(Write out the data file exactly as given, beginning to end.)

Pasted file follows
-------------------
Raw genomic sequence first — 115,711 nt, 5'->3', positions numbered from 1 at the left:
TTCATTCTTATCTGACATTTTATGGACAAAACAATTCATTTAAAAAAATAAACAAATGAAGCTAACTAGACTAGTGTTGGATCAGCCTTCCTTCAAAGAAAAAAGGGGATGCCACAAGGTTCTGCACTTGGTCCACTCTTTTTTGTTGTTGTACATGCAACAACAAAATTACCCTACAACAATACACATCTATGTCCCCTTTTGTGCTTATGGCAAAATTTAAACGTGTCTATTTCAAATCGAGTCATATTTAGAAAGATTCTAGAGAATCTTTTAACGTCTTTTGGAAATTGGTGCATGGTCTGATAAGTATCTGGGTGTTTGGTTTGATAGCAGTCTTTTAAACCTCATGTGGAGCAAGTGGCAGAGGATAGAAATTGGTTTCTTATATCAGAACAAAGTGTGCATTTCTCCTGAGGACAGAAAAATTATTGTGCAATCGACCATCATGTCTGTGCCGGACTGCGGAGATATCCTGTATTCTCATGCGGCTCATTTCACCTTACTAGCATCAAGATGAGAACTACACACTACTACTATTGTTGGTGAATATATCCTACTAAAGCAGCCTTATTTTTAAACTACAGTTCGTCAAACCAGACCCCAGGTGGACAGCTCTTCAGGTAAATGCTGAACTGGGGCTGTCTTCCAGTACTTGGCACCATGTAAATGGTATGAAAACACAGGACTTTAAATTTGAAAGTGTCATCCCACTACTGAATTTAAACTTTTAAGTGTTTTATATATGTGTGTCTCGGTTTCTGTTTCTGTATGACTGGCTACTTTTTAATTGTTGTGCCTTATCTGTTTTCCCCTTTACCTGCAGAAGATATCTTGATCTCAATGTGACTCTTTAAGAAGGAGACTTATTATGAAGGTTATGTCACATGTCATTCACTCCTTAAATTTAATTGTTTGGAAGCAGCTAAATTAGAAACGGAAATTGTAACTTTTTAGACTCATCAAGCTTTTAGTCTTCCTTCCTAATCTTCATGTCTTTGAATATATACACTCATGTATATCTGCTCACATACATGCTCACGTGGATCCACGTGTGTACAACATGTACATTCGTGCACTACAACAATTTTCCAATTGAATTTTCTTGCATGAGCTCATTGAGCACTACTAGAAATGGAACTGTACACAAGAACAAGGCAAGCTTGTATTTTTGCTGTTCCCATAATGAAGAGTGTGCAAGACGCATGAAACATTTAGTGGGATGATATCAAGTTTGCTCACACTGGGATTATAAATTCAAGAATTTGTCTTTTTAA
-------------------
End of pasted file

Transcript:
Raw genomic sequence first — 115,711 nt, 5'->3', positions numbered from 1 at the left:
TTCATTCTTATCTGACATTTTATGGACAAAACAATTCATTTAAAAAAATAAACAAATGAAGCTAACTAGACTAGTGTTGGATCAGCCTTCCTTCAAAGAAAAAAGGGGATGCCACAAGGTTCTGCACTTGGTCCACTCTTTTTTGTTGTTGTACATGCAACAACAAAATTACCCTACAACAATACACATCTATGTCCCCTTTTGTGCTTATGGCAAAATTTAAACGTGTCTATTTCAAATCGAGTCATATTTAGAAAGATTCTAGAGAATCTTTTAACGTCTTTTGGAAATTGGTGCATGGTCTGATAAGTATCTGGGTGTTTGGTTTGATAGCAGTCTTTTAAACCTCATGTGGAGCAAGTGGCAGAGGATAGAAATTGGTTTCTTATATCAGAACAAAGTGTGCATTTCTCCTGAGGACAGAAAAATTATTGTGCAATCGACCATCATGTCTGTGCCGGACTGCGGAGATATCCTGTATTCTCATGCGGCTCATTTCACCTTACTAGCATCAAGATGAGAACTACACACTACTACTATTGTTGGTGAATATATCCTACTAAAGCAGCCTTATTTTTAAACTACAGTTCGTCAAACCAGACCCCAGGTGGACAGCTCTTCAGGTAAATGCTGAACTGGGGCTGTCTTCCAGTACTTGGCACCATGTAAATGGTATGAAAACACAGGACTTTAAATTTGAAAGTGTCATCCCACTACTGAATTTAAACTTTTAAGTGTTTTATATATGTGTGTCTCGGTTTCTGTTTCTGTATGACTGGCTACTTTTTAATTGTTGTGCCTTATCTGTTTTCCCCTTTACCTGCAGAAGATATCTTGATCTCAATGTGACTCTTTAAGAAGGAGACTTATTATGAAGGTTATGTCACATGTCATTCACTCCTTAAATTTAATTGTTTGGAAGCAGCTAAATTAGAAACGGAAATTGTAACTTTTTAGACTCATCAAGCTTTTAGTCTTCCTTCCTAATCTTCATGTCTTTGAATATATACACTCATGTATATCTGCTCACATACATGCTCACGTGGATCCACGTGTGTACAACATGTACATTCGTGCACTACAACAATTTTCCAATTGAATTTTCTTGCATGAGCTCATTGAGCACTACTAGAAATGGAACTGTACACAAGAACAAGGCAAGCTTGTATTTTTGCTGTTCCCATAATGAAGAGTGTGCAAGACGCATGAAACATTTAGTGGGATGATATCAAGTTTGCTCACACTGGGATTATAAATTCAAGAATTTGTCTTTTTAA